KissFAQ: Carol, I believe you've mentioned that KISS were the first client you brought into Rogers & Cowan. But can we back up and talk about how you came into the KISS fold?
Carol Ross-Durborow: Yes, I first was introduced to the band through a friend of mine, Alan Miller, who knew Bill Aucoin. And at that time I was just doing some freelancing, I had been working at a radio production company doing syndicated radio shows. And I was doing some freelance on the side. Alan said, "My friend has this band he's just started working with. They're going to be performing at a place down in the Village, and I'd really like you to come. He wants to get an opinion from you." So I said, "Sure." So I go down to 14th Street and the Academy of Music and I'm standing in the back, which I like to do. I don't like to sit because I like to get a sense of audience and reaction. And I'm standing in the back with Bill Aucoin and this strange-looking group comes out with this big backdrop sign that said KISS on it, and some of the lights were working and some weren't (laughs). And these guys come out in leather and these platforms and this makeup and my mouth dropped. Because in 1974 you just didn't see anything like that. The closest to anything unusual was David Bowie but this was four guys and they really came right in your face. And there was the blood and the fire and it was crazy and the music was loud. It was an attitude and it just blew me away. Bill looks at me and says, "So, what do you think?" And I said, "Well, wow. What can I say?" He said, "I just sense something with these guys. They're hungry; they want it. And I just feel that there is something here." I said, "You may be right. There's no one doing this." Ultimately what they were doing that night is that they were opening for a band called Argent who was very big at the time. And ironically of course, down the road, Argent then opened for KISS (laughs) and the tables were turned. Anyway, I said [to Bill], "It certainly is a PR dream but let's talk about it." In the interim, I was approached by MCA Records to run their New York publicity office. I accepted the position and so Bill was kind of down in the dumps because I couldn't work on KISS at the time. But I told him that I certainly would be there for him to give him any suggestions or whatever that I could. I wanted to stay close to that band. I was at MCA Records and after two years I was asked to join Rogers & Cowan. And I called Bill and I said, "I think I'm going to make the move. It was an offer I couldn't refuse." And I said, "Now would be the time. I can bring KISS into the PR company with me." And he got so excited. That's ultimately how it evolved for me to start working with KISS formally, although I had been kind of moonlighting on the side with him during my tenure at MCA just to give him some things to think about, publicity wise.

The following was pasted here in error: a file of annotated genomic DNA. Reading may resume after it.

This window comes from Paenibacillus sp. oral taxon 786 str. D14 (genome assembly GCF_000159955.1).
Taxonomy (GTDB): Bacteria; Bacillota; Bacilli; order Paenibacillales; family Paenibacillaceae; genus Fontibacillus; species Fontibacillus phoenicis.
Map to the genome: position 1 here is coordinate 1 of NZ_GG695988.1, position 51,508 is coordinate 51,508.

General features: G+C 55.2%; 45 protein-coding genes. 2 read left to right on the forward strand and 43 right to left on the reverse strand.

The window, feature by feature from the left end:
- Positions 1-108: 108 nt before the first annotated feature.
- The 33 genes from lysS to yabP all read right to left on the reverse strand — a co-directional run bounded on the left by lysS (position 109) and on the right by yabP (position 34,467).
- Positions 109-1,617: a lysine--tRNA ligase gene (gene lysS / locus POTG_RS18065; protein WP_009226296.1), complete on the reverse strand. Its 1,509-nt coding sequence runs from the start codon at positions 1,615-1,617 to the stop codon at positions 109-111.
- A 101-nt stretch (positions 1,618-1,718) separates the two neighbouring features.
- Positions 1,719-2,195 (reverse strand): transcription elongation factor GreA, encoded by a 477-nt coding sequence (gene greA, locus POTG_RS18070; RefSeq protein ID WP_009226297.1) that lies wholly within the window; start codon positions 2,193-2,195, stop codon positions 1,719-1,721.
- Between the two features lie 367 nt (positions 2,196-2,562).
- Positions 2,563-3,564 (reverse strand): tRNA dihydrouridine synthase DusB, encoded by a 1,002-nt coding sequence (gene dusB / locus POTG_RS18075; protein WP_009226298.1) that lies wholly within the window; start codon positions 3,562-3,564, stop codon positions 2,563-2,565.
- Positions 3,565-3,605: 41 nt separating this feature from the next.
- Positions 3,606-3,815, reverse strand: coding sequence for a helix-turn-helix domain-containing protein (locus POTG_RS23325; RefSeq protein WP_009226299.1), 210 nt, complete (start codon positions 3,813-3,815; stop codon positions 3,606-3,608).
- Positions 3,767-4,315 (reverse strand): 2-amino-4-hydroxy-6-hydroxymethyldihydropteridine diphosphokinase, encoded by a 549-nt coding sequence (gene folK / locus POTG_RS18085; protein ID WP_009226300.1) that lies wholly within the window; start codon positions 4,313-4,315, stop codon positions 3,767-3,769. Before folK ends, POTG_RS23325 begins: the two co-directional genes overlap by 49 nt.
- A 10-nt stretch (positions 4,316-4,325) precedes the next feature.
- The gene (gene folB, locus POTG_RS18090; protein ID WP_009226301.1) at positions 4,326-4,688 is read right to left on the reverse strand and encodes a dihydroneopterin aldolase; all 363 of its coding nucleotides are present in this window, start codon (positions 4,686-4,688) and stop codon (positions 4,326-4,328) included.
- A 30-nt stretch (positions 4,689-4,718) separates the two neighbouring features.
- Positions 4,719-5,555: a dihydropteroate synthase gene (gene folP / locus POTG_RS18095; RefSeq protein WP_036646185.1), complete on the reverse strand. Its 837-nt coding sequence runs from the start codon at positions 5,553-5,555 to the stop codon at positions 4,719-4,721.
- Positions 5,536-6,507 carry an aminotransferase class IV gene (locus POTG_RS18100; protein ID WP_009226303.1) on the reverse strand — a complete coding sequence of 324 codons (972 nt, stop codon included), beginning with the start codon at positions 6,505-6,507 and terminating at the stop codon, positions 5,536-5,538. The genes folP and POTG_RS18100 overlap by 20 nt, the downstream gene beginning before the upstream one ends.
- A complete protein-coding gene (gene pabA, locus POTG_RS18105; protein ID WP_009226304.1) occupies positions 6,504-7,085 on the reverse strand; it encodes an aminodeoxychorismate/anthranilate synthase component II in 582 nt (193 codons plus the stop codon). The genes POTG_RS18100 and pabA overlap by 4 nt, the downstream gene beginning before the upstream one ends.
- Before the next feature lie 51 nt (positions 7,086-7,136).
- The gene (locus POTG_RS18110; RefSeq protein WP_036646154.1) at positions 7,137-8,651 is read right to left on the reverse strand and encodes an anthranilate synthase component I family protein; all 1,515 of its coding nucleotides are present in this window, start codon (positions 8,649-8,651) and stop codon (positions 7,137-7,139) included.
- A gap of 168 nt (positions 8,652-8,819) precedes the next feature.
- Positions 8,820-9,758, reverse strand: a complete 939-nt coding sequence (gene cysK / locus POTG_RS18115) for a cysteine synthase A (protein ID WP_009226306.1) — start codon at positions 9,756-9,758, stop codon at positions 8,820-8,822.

KF: And how did you segue into the Press Office?
CRD: After some years at Rogers & Cowan, people kept saying to me, "Carol, you should open your own office. You have all these great accolades." And I thought to myself, "That could be a dangerous move or it could be an interesting one." Bill Aucoin, as we had become very close friends, said, "Carol, you should do it." So that's when I finally decided to make another move and open up my own company, the Press Office. And of course at that point Bill was thrilled because he knew KISS would be in good hands, so to speak (laughs). So that's what happened. And at that time, Carol Kaye was working at Bill's office and I was hiring people so she asked if she could come and work for me. So that's how Carol Kaye came over to my company and worked for me along with several other people I had hired.
KF: And to get a sense of time, what year did you open the Press Office?
CRD: It was '78.